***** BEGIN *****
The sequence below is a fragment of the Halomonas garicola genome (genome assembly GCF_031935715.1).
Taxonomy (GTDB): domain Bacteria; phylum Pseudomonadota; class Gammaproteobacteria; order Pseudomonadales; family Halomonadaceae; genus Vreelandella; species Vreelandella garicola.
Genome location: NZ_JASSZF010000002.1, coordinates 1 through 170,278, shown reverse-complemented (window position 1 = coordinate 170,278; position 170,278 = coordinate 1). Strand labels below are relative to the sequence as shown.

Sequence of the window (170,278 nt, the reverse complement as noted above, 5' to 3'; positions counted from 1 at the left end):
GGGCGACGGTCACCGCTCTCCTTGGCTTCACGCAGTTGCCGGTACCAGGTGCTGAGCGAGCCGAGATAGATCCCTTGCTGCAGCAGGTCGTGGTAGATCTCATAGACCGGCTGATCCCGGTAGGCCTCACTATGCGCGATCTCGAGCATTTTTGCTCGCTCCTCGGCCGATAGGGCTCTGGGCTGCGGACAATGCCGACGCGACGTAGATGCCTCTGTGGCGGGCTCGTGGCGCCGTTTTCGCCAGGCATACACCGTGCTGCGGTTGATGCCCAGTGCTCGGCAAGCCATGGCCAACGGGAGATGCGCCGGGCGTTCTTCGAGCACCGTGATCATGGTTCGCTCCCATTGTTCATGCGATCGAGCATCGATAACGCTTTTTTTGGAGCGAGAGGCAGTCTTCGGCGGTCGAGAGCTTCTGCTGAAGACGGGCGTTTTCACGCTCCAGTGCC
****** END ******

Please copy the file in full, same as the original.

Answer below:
The sequence below is a fragment of the Halomonas garicola genome (genome assembly GCF_031935715.1).
Taxonomy (GTDB): domain Bacteria; phylum Pseudomonadota; class Gammaproteobacteria; order Pseudomonadales; family Halomonadaceae; genus Vreelandella; species Vreelandella garicola.
Genome location: NZ_JASSZF010000002.1, coordinates 1 through 170,278, shown reverse-complemented (window position 1 = coordinate 170,278; position 170,278 = coordinate 1). Strand labels below are relative to the sequence as shown.

Sequence of the window (170,278 nt, the reverse complement as noted above, 5' to 3'; positions counted from 1 at the left end):
GGGCGACGGTCACCGCTCTCCTTGGCTTCACGCAGTTGCCGGTACCAGGTGCTGAGCGAGCCGAGATAGATCCCTTGCTGCAGCAGGTCGTGGTAGATCTCATAGACCGGCTGATCCCGGTAGGCCTCACTATGCGCGATCTCGAGCATTTTTGCTCGCTCCTCGGCCGATAGGGCTCTGGGCTGCGGACAATGCCGACGCGACGTAGATGCCTCTGTGGCGGGCTCGTGGCGCCGTTTTCGCCAGGCATACACCGTGCTGCGGTTGATGCCCAGTGCTCGGCAAGCCATGGCCAACGGGAGATGCGCCGGGCGTTCTTCGAGCACCGTGATCATGGTTCGCTCCCATTGTTCATGCGATCGAGCATCGATAACGCTTTTTTTGGAGCGAGAGGCAGTCTTCGGCGGTCGAGAGCTTCTGCTGAAGACGGGCGTTTTCACGCTCCAGTGCC